Multiphasic Health Testing System (MHTS)
The Multiphasic Health Testing System (MHTS) was started by Dr. Morris Collen from the Kaiser-Permanente Oakland Medical Center at San Francisco in 1968. This system has been the inspiration for the KP HealthConnect system.
In 1968 Morris F. Collen, MD and his team at KP’s Medical Methods Research (MMR) built a medical information system that peers described in the era as the most advanced of its kind. It was an aspiration of medical informaticians throughout the country, and KP was uniquely qualified to deliver on the promise.
In 1963 the MMR team used an IBM 1440 computer to store patient clinical data collected in a discrete unit involved in the early detection of disease. The fledgling information system designed for the multiphasic screening exam stored patient identification data, physician examination and patient history data, lab results, and EKG and X-ray interpretations. Programmed rules and algorithms alerted physicians to diagnostic results that fell outside of normal limits. Patient histories were accessible to physicians for comparison study throughout the life of the patient. The system also advanced epidemiological research and evidence-based protocols.
With this as a starting point, MMR aspired to design a comprehensive information system with the patient record at its core and with ancillary subsystems for the storage of pharmacy and lab pathology data; administrative information (patient identification / account services); and hospital information (admissions, bed utilization, inventories). With computing ability to store and retrieve pertinent data amassed over years, the design called for real-time reporting and 24/7 communication of essential medical data at all points of service, with robust security protocols to protect member confidentiality.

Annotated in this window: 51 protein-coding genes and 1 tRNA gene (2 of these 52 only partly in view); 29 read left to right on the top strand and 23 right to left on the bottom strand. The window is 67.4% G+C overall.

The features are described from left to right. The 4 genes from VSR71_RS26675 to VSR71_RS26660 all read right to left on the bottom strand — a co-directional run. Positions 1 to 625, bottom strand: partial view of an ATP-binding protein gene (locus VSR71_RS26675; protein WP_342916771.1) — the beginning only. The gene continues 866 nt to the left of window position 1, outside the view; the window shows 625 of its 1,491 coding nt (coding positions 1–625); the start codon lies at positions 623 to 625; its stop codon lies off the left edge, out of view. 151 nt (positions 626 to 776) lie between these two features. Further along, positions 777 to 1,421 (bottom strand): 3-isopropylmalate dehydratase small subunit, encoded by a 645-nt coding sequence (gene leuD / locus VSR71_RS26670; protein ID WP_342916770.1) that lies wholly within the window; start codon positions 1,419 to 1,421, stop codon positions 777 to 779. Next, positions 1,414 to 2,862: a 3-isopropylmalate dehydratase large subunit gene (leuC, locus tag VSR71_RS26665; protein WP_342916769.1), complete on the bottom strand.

By 1969 system design had matured and the National Center for Health Services Research and Development Agency funded a five-year pilot implementation at the San Francisco Kaiser Foundation hospital and medical offices.
Within four years the San Francisco Kaiser Foundation hospital and physician offices were recording and storing patient registration data and physician diagnoses from 13 outpatient clinics for 2000 visits daily in its medical, surgical, pediatric and obstetrical clinics. Pharmacists in the outpatient pharmacies entered 1,200 prescriptions daily into the appropriate electronic patient records. A clinical laboratory subsystem handled data for 3,000 daily lab tests. Electrocardiogram, pathology and radiology reports were recorded via IBM magnetic tape-selectric typewriters. All systems data was fed via phone data line from a Honeywell mini-computer on-site in San Francisco to the central IBM computer in Oakland.
Though the project terminated in 1973 when the granting agency went out of existence informaticians viewed the KP San Francisco integrated system as a milestone achievement in medical information systems.